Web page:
There’s nothing worse than finally going to bed after working all evening and finding that you can’t fall asleep. One easy change that might help is to limit the amount of blue light you see in the hours leading up to bedtime. Below are some ideas for you.
In 2012, the American Medical Association’s Council on Science and Public Health made this recommendation: “Recognizes that exposure to excessive light at night, including extended use of various electronic media, can disrupt sleep or exacerbate sleep disorders, especially in children and adolescents. This effect can be minimized by using dim red lighting in the nighttime bedroom environment.” [via F.lux’s website]
More and more research has come out about late-night screen time and difficulty getting to sleep. Phones, tablets, and computers (TVs too!) put out light that tends to be blue-shifted. This is great when you’re working during the day, but in the evenings that blue-shifted light can signal to your body that it’s not getting close to bed-time.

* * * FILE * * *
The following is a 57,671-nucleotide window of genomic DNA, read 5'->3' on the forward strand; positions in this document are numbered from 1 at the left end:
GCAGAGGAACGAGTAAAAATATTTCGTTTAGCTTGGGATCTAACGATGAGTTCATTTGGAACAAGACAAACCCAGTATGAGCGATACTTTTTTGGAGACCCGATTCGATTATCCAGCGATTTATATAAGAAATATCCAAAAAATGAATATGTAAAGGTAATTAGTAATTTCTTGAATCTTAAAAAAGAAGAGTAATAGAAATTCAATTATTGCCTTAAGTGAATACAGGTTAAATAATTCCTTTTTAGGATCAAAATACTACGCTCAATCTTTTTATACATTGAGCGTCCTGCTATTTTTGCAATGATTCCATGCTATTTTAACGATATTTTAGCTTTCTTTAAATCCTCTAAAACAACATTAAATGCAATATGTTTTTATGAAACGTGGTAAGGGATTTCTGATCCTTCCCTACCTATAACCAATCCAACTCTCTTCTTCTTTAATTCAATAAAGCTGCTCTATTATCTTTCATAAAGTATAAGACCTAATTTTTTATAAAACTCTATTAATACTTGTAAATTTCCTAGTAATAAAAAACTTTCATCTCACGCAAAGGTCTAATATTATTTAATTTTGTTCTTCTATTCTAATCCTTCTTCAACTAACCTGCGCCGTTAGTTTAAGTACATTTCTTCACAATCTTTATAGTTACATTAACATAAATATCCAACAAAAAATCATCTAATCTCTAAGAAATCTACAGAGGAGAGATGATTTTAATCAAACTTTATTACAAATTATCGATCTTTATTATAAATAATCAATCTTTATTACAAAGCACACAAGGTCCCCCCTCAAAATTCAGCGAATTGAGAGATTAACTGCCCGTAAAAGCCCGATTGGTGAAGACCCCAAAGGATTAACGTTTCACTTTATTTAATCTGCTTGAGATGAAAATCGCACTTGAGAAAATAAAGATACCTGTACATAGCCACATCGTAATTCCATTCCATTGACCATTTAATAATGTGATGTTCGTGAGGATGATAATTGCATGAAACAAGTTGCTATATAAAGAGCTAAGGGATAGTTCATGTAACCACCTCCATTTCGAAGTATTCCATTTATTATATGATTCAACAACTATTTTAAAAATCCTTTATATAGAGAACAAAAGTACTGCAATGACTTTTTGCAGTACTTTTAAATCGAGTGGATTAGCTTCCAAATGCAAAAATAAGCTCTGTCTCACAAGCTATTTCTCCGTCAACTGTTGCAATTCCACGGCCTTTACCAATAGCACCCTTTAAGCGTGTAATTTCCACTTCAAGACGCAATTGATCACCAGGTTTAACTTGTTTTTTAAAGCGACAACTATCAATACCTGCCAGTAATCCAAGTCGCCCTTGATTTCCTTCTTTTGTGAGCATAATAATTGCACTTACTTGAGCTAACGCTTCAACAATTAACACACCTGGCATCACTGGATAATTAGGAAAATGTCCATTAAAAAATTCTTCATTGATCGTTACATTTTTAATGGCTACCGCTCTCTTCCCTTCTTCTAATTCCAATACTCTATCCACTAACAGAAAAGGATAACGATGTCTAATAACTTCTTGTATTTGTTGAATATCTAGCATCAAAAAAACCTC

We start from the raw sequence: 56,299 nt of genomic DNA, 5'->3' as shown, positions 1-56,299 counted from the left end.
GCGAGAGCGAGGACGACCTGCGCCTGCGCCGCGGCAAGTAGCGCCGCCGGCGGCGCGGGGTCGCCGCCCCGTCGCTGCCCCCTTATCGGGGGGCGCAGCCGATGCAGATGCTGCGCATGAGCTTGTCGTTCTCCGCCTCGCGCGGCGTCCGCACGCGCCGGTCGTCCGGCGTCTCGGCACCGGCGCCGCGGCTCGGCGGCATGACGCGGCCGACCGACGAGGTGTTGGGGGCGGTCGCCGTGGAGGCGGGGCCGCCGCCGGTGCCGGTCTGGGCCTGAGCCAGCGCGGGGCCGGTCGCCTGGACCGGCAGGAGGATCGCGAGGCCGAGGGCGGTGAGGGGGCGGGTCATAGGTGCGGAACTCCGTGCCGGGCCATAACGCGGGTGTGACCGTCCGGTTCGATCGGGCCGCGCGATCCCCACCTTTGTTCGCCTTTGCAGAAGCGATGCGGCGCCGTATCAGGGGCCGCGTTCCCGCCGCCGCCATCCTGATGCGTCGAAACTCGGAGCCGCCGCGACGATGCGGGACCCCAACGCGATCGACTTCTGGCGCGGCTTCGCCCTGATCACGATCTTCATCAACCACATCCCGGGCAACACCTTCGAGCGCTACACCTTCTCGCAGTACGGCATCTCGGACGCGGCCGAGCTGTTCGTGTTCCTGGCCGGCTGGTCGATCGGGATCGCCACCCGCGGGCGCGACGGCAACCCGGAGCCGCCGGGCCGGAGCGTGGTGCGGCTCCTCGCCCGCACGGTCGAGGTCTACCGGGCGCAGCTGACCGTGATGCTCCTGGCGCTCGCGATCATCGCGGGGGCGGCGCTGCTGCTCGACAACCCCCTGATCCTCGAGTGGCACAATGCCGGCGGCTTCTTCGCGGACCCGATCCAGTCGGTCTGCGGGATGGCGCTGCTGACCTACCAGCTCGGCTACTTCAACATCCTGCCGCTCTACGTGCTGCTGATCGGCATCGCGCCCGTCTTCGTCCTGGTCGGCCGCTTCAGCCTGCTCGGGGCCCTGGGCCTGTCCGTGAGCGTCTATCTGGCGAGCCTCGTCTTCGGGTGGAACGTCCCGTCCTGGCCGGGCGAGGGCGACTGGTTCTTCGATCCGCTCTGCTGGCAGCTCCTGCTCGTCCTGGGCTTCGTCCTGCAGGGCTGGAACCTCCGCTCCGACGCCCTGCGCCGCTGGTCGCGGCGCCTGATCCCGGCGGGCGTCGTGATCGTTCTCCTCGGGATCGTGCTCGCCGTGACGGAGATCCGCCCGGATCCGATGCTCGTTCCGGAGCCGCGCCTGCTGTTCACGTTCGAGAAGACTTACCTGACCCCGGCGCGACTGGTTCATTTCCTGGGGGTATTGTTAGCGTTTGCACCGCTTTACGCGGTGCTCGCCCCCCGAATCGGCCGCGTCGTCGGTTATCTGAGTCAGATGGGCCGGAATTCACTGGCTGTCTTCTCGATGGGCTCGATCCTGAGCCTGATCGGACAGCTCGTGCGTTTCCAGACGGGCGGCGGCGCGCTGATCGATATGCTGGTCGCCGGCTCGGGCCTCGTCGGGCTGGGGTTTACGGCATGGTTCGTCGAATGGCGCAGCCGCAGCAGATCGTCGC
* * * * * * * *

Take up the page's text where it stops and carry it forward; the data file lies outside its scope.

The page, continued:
Ideally, researchers would like us to turn off all of our devices a few hours before bed, so that the screen time doesn’t interrupt or diminish sleep. Realistically, busy parents and students can’t (or won’t) avoid phones and computers for hours before going to bed; they’re both useful and tempting. So, there are some hacks.
For your computer: Flux is free software for Macs and Windows computers that will red-shift (less bad for sleeping) your screen at night, and then bring it back to normal in the morning. If you are using your screen to design something where color matters and Flux is causing havoc, you can disable it for an hour, until sunrise, or for the current app. The yellow-y look to your screen at night takes some getting used to, but seems worth adapting to for better sleep.
For your phone: Flux also runs on Android phones, and for those with iPhones, the recent iOS release includes “Night Shift”, which does basically the same thing as Flux.
To enable Night Shift:
- Go into Settings.
- Scroll down to Display & Brightness.
- Tap Night Shift.
- Choose your settings (I go with Scheduled, from Sunset to Sunrise).
In a related vein, if your iPhone is simply TOO BRIGHT when you compulsively check it in the middle of the night, no matter now low you turn the brightness, there’s a bit of a hack for that too.
To (further) dim your iPhone’s brightness:
Settings -> General -> Accessibility -> Zoom
- In Zoom, select the Zoom Filter “Low Light”
- Back in Accessibility at the bottom make sure that the Accessibility Shortcut is Zoom
- Now if you click the home button 3 times in a row, it will turn on or off Low Light.
Have you tried changing the settings on your digital devices (or instating a screen-time curfew) to help you sleep? What worked for you? I’d love to know in the comments below.